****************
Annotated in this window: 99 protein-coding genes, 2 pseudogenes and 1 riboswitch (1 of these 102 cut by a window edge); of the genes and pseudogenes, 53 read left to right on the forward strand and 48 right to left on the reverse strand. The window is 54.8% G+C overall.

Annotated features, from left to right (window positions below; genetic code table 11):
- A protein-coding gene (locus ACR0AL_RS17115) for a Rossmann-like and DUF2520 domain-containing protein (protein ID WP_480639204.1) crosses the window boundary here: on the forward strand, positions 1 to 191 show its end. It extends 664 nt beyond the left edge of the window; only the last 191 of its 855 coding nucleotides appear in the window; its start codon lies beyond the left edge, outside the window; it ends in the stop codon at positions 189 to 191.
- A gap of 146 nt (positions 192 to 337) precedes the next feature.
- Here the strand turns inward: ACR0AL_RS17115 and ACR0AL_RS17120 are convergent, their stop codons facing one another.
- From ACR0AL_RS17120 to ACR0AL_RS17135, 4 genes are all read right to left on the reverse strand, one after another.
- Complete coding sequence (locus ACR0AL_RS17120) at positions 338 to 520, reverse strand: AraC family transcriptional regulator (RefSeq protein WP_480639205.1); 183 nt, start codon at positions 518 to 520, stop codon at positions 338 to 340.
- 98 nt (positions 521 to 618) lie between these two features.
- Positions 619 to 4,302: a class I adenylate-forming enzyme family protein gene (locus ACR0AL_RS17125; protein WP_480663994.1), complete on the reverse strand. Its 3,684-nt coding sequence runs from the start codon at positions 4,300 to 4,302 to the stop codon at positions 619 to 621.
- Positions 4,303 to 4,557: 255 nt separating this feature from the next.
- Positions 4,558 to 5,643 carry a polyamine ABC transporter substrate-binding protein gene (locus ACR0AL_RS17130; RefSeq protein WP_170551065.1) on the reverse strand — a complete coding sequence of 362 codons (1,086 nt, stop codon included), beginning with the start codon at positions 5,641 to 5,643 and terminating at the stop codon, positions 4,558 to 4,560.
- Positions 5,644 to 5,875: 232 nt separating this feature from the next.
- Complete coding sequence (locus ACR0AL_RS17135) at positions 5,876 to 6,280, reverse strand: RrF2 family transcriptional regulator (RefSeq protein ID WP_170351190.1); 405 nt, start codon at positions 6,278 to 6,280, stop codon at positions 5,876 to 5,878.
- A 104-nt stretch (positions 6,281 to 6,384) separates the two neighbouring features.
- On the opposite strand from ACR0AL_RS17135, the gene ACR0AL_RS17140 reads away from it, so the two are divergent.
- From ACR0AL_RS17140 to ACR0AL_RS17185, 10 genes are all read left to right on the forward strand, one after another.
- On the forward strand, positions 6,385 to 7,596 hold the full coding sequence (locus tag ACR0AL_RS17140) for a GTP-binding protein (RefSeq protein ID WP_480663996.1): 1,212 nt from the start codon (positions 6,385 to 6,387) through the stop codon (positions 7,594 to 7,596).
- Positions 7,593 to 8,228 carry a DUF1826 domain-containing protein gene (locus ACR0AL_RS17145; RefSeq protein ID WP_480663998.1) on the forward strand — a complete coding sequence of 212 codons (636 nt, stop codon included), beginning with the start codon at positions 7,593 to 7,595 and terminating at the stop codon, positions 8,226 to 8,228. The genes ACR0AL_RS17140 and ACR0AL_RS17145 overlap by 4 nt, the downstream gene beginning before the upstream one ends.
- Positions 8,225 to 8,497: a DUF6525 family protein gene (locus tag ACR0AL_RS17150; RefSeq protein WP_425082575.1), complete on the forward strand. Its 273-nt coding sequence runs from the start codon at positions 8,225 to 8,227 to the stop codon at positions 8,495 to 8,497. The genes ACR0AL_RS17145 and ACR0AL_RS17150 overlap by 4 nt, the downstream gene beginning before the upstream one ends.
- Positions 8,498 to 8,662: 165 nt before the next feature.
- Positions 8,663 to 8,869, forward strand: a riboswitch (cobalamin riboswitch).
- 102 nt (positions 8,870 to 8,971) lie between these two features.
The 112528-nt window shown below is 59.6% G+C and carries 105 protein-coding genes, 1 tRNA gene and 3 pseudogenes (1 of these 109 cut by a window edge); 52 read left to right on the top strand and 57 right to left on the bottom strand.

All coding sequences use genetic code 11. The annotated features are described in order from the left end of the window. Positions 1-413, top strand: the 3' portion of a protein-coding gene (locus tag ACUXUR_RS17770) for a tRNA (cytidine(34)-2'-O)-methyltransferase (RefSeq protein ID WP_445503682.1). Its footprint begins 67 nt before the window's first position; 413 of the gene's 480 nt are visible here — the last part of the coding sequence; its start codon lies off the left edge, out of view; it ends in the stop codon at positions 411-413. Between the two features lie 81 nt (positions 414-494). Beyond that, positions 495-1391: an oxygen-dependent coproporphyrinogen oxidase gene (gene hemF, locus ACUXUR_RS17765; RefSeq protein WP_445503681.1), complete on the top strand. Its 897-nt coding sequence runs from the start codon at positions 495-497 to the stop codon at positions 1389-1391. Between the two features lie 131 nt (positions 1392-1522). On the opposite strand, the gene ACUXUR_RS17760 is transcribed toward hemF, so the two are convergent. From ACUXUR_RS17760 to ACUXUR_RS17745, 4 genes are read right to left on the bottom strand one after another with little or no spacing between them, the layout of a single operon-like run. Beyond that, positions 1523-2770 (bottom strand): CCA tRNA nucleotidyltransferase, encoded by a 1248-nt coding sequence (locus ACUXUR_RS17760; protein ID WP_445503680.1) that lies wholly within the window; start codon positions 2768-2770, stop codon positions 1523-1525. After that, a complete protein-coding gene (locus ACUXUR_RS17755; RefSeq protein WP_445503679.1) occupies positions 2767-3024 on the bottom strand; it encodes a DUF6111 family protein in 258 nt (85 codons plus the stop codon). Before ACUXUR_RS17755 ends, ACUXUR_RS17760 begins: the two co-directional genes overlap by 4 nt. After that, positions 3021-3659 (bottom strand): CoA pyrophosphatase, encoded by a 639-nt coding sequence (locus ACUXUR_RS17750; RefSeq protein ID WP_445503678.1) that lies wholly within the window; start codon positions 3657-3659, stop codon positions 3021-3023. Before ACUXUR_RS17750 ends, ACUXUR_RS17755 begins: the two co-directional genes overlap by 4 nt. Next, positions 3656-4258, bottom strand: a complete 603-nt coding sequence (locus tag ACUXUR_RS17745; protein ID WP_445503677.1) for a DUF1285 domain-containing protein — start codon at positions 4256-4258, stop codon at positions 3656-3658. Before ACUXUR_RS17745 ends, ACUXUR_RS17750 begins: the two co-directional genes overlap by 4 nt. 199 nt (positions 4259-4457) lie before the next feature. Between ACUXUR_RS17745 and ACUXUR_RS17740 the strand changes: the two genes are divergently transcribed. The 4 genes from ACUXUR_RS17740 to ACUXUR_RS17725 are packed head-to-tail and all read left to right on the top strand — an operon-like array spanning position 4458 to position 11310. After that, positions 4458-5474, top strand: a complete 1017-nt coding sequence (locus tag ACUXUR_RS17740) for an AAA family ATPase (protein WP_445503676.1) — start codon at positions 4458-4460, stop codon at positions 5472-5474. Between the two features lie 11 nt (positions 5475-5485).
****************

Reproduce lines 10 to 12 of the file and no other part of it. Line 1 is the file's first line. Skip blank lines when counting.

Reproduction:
- Positions 4,303 to 4,557: 255 nt separating this feature from the next.
- Positions 4,558 to 5,643 carry a polyamine ABC transporter substrate-binding protein gene (locus ACR0AL_RS17130; RefSeq protein WP_170551065.1) on the reverse strand — a complete coding sequence of 362 codons (1,086 nt, stop codon included), beginning with the start codon at positions 5,641 to 5,643 and terminating at the stop codon, positions 4,558 to 4,560.
- Positions 5,644 to 5,875: 232 nt separating this feature from the next.